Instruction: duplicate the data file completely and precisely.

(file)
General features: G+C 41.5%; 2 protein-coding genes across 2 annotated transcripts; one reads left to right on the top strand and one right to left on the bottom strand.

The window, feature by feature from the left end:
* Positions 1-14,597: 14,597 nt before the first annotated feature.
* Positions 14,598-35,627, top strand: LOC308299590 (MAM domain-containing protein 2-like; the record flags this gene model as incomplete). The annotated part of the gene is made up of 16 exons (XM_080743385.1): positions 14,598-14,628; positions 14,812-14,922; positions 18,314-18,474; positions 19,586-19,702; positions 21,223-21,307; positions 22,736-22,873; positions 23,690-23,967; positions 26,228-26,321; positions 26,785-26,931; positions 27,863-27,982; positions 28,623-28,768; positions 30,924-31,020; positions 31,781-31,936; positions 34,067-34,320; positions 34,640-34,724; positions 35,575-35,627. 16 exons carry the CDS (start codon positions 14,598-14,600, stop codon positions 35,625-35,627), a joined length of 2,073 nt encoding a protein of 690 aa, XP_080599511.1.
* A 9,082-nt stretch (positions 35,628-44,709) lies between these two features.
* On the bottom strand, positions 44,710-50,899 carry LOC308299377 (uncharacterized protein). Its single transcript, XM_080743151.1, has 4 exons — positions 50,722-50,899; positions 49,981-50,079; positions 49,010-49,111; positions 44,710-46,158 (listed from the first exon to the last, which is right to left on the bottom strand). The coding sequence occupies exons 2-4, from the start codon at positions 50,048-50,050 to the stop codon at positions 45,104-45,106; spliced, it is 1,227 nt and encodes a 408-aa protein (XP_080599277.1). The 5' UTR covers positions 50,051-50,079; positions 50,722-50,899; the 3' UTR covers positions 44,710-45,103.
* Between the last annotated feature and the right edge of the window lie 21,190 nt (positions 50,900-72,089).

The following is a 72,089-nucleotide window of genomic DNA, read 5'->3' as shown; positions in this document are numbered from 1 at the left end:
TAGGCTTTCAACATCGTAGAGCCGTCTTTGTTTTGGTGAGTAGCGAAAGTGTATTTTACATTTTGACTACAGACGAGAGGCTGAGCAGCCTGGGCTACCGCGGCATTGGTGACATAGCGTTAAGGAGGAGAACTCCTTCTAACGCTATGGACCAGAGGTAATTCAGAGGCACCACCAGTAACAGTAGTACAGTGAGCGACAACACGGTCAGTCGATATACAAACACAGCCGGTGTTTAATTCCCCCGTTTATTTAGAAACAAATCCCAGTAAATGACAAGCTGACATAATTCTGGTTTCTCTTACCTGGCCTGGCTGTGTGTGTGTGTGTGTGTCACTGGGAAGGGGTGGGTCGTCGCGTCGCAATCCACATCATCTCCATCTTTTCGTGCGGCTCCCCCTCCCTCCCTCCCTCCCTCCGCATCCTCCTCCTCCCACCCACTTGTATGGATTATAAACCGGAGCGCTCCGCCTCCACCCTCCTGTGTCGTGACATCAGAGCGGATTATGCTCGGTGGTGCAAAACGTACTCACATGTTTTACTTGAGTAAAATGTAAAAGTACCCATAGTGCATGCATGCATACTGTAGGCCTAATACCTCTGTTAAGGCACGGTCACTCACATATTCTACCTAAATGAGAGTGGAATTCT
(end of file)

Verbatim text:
General features: G+C 41.5%; 2 protein-coding genes across 2 annotated transcripts; one reads left to right on the top strand and one right to left on the bottom strand.

The window, feature by feature from the left end:
* Positions 1-14,597: 14,597 nt before the first annotated feature.
* Positions 14,598-35,627, top strand: LOC308299590 (MAM domain-containing protein 2-like; the record flags this gene model as incomplete). The annotated part of the gene is made up of 16 exons (XM_080743385.1): positions 14,598-14,628; positions 14,812-14,922; positions 18,314-18,474; positions 19,586-19,702; positions 21,223-21,307; positions 22,736-22,873; positions 23,690-23,967; positions 26,228-26,321; positions 26,785-26,931; positions 27,863-27,982; positions 28,623-28,768; positions 30,924-31,020; positions 31,781-31,936; positions 34,067-34,320; positions 34,640-34,724; positions 35,575-35,627. 16 exons carry the CDS (start codon positions 14,598-14,600, stop codon positions 35,625-35,627), a joined length of 2,073 nt encoding a protein of 690 aa, XP_080599511.1.
* A 9,082-nt stretch (positions 35,628-44,709) lies between these two features.
* On the bottom strand, positions 44,710-50,899 carry LOC308299377 (uncharacterized protein). Its single transcript, XM_080743151.1, has 4 exons — positions 50,722-50,899; positions 49,981-50,079; positions 49,010-49,111; positions 44,710-46,158 (listed from the first exon to the last, which is right to left on the bottom strand). The coding sequence occupies exons 2-4, from the start codon at positions 50,048-50,050 to the stop codon at positions 45,104-45,106; spliced, it is 1,227 nt and encodes a 408-aa protein (XP_080599277.1). The 5' UTR covers positions 50,051-50,079; positions 50,722-50,899; the 3' UTR covers positions 44,710-45,103.
* Between the last annotated feature and the right edge of the window lie 21,190 nt (positions 50,900-72,089).

The following is a 72,089-nucleotide window of genomic DNA, read 5'->3' as shown; positions in this document are numbered from 1 at the left end:
TAGGCTTTCAACATCGTAGAGCCGTCTTTGTTTTGGTGAGTAGCGAAAGTGTATTTTACATTTTGACTACAGACGAGAGGCTGAGCAGCCTGGGCTACCGCGGCATTGGTGACATAGCGTTAAGGAGGAGAACTCCTTCTAACGCTATGGACCAGAGGTAATTCAGAGGCACCACCAGTAACAGTAGTACAGTGAGCGACAACACGGTCAGTCGATATACAAACACAGCCGGTGTTTAATTCCCCCGTTTATTTAGAAACAAATCCCAGTAAATGACAAGCTGACATAATTCTGGTTTCTCTTACCTGGCCTGGCTGTGTGTGTGTGTGTGTGTCACTGGGAAGGGGTGGGTCGTCGCGTCGCAATCCACATCATCTCCATCTTTTCGTGCGGCTCCCCCTCCCTCCCTCCCTCCCTCCGCATCCTCCTCCTCCCACCCACTTGTATGGATTATAAACCGGAGCGCTCCGCCTCCACCCTCCTGTGTCGTGACATCAGAGCGGATTATGCTCGGTGGTGCAAAACGTACTCACATGTTTTACTTGAGTAAAATGTAAAAGTACCCATAGTGCATGCATGCATACTGTAGGCCTAATACCTCTGTTAAGGCACGGTCACTCACATATTCTACCTAAATGAGAGTGGAATTCT